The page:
These wonderful peach scones are tender and delicious served warm from the oven. I can honestly say that I have never met a scone I didn't immediately fall in love with.
These beautiful scones are filled with lovely flavours and make the perfect bread to serve at breakfast, for a brunch, or for a ladies luncheon or tea party.
They use simple pantry ingredients. Things which we probably all have in our cupboards. They are super fast and very easy to make.
You can opt to use fresh peaches in them or tinned peaches, perfect for the winter months. Both work beautifully. Just make sure if you use the tinned option that you pat them dry really well.
I guaranteed they will be delicious with either option. Actually these scones are a brilliant way to use up supermarket peaches that are hard and less than their best. There is something about cooking with fruit that can bring the best out of what many might see as throw away fruit.
Have you ever done that? Picked up a punnet of fruits at the shops because they were a good deal, only to get them home and realise that there was no way under heaven they were every going to soften up enough to eat them out of hand?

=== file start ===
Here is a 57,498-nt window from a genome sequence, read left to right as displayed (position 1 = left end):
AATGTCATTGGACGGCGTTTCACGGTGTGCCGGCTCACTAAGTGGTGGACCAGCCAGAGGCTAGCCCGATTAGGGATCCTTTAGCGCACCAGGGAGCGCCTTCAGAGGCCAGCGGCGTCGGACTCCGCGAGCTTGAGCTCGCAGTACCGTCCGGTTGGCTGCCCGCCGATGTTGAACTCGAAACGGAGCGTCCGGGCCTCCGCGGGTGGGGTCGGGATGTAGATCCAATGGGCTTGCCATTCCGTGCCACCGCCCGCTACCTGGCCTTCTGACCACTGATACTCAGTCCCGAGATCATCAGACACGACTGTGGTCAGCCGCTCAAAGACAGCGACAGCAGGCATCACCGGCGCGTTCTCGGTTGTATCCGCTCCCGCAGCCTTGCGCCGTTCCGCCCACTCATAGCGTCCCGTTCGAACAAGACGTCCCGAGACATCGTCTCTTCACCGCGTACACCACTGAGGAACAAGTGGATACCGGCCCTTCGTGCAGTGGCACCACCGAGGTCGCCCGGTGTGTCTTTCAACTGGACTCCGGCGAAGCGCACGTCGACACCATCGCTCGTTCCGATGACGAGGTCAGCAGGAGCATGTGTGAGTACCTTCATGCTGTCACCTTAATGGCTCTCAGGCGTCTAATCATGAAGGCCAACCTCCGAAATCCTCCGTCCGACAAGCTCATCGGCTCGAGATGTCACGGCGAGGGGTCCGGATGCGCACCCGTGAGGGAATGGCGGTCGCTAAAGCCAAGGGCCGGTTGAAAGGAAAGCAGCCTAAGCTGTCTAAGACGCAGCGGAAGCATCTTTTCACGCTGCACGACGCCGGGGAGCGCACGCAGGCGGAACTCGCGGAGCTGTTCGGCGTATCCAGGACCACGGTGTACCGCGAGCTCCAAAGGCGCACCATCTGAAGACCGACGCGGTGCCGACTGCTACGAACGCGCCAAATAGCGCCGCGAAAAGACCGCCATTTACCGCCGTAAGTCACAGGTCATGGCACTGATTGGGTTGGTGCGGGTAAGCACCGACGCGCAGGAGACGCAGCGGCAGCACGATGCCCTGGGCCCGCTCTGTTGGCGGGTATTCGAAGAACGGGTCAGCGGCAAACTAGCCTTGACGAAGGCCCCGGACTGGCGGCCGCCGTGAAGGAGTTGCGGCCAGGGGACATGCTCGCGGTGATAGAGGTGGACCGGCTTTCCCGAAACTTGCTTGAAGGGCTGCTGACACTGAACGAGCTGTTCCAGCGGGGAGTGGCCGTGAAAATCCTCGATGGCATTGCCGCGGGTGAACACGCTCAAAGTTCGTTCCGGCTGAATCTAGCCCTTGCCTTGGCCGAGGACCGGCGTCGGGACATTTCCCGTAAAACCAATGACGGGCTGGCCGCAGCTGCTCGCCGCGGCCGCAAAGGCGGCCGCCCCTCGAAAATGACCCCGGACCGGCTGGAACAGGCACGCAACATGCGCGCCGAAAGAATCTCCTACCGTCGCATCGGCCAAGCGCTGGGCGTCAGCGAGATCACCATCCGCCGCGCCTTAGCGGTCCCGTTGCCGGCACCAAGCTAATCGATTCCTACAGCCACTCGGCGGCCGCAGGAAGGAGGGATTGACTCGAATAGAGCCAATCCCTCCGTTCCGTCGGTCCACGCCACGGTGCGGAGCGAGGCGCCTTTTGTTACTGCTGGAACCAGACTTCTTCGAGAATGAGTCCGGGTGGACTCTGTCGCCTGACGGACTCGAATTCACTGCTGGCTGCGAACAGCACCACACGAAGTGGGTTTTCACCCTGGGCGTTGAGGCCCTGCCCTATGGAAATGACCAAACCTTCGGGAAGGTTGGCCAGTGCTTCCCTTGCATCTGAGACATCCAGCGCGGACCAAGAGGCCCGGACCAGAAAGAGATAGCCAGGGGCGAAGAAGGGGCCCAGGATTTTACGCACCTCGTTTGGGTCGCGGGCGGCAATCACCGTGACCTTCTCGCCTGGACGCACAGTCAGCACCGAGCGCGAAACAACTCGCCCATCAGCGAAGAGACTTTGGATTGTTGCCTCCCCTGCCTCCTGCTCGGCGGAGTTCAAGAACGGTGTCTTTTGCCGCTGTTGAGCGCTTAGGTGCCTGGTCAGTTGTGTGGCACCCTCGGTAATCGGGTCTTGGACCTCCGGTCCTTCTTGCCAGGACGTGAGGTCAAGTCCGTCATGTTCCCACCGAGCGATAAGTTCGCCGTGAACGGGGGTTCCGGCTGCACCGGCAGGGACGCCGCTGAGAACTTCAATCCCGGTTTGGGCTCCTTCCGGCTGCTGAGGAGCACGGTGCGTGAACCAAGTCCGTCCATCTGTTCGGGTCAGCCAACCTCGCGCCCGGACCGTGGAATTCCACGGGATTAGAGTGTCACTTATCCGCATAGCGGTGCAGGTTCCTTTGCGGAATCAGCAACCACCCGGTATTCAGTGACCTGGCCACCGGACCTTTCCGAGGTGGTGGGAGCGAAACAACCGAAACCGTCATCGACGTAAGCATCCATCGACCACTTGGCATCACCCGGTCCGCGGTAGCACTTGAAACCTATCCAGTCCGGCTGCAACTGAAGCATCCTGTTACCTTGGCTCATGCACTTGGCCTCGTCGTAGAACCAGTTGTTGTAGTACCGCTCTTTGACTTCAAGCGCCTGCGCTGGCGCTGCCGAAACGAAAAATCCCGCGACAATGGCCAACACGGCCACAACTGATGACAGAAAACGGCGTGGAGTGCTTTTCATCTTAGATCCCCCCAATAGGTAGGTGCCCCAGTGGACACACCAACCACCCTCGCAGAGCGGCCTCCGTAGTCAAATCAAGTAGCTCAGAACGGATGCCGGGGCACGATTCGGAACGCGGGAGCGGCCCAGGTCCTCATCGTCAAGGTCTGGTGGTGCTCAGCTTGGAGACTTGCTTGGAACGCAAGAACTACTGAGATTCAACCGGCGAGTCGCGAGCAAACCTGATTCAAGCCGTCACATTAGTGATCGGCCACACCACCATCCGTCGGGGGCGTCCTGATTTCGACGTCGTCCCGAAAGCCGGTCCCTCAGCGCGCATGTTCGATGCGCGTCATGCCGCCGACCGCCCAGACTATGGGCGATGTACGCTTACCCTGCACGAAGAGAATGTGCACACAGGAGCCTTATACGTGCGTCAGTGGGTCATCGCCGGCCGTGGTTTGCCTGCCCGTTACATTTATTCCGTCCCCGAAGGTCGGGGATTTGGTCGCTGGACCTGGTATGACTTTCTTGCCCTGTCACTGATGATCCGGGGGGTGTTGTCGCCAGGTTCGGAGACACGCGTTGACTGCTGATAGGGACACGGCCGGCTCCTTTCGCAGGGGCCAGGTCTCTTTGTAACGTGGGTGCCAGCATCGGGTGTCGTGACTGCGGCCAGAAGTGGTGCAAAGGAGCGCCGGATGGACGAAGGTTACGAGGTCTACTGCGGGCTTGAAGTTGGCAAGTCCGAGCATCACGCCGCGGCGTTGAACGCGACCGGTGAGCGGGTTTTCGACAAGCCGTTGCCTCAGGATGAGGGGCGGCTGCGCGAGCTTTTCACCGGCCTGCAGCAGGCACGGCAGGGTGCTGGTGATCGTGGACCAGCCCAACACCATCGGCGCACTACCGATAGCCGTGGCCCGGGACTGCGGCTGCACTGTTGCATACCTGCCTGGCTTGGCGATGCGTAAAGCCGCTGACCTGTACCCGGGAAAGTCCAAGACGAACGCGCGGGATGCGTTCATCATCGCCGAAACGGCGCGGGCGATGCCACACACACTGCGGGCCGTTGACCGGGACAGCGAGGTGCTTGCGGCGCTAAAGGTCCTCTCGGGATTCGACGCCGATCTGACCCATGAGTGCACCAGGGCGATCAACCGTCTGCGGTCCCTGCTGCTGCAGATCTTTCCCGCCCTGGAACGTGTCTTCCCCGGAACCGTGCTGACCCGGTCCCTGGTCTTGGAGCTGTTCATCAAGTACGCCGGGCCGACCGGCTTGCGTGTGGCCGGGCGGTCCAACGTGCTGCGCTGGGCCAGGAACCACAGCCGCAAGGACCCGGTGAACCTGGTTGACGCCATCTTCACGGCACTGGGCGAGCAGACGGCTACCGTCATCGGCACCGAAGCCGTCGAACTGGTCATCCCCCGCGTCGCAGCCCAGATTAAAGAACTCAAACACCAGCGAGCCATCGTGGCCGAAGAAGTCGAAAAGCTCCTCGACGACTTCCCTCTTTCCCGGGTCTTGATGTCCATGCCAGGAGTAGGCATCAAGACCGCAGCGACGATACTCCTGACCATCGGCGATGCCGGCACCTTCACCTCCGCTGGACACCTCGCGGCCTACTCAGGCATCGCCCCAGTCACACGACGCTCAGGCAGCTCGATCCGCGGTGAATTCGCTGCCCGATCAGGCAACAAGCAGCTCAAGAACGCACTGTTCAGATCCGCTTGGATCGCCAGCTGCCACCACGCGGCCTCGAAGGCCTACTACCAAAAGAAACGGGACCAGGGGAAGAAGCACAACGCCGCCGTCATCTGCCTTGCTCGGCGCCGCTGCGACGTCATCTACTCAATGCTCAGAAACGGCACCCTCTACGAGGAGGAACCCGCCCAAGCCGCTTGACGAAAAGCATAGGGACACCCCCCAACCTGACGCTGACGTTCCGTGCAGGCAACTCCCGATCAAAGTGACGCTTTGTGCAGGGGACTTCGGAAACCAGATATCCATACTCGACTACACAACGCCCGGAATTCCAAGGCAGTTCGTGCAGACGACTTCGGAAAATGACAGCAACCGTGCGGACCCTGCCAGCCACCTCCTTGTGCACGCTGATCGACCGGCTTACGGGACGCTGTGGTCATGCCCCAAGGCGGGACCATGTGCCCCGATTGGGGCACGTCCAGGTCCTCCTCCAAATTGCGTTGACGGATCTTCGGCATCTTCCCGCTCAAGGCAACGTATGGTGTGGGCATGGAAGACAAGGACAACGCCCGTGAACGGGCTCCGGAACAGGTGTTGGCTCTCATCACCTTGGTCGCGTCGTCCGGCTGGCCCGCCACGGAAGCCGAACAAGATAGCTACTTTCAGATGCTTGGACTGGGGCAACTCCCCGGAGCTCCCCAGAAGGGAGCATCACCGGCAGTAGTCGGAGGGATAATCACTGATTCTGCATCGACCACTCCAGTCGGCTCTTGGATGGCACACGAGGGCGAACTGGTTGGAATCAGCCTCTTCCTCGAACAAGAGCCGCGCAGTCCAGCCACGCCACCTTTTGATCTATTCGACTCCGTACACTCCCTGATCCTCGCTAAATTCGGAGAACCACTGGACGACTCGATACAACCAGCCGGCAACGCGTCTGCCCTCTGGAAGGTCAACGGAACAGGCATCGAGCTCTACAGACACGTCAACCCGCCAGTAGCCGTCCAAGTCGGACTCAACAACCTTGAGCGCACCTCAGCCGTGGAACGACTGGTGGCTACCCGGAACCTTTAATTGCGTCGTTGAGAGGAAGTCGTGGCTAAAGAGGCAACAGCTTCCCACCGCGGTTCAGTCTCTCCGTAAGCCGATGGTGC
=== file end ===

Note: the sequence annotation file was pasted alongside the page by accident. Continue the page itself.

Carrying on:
I have done this and been disappointed many times by substandard fruits. Fruits that actually turn mealy instead of ripening to perfection. Problem no more.
Just cook with them. It is guaranteed to bring out their best. Trust me on this.
Cold butter is key when it comes to making perfect scones. Use your butter straight from the refrigerator, cutting it into smaller bits and dropping it into your flour base.
Proper scones use a rubbing in technique for the fats, rather than cutting. That is a part of the reason really cold butter is essential as well as working quickly. You rub the fat in with your fingertips, using a snapping motion.
Keeping you hands cool and working quickly is also key. (Its not hard to keep your hands cold on a winter's day actually. Not for me anyways.)
The cold butter actually helps to create little air pockets in the dough while it bakes. This makes for a lighter and more tender scone, with big fluffy layers. You also get a scone that is beautifully crisp on the outside, but amazingly light inside..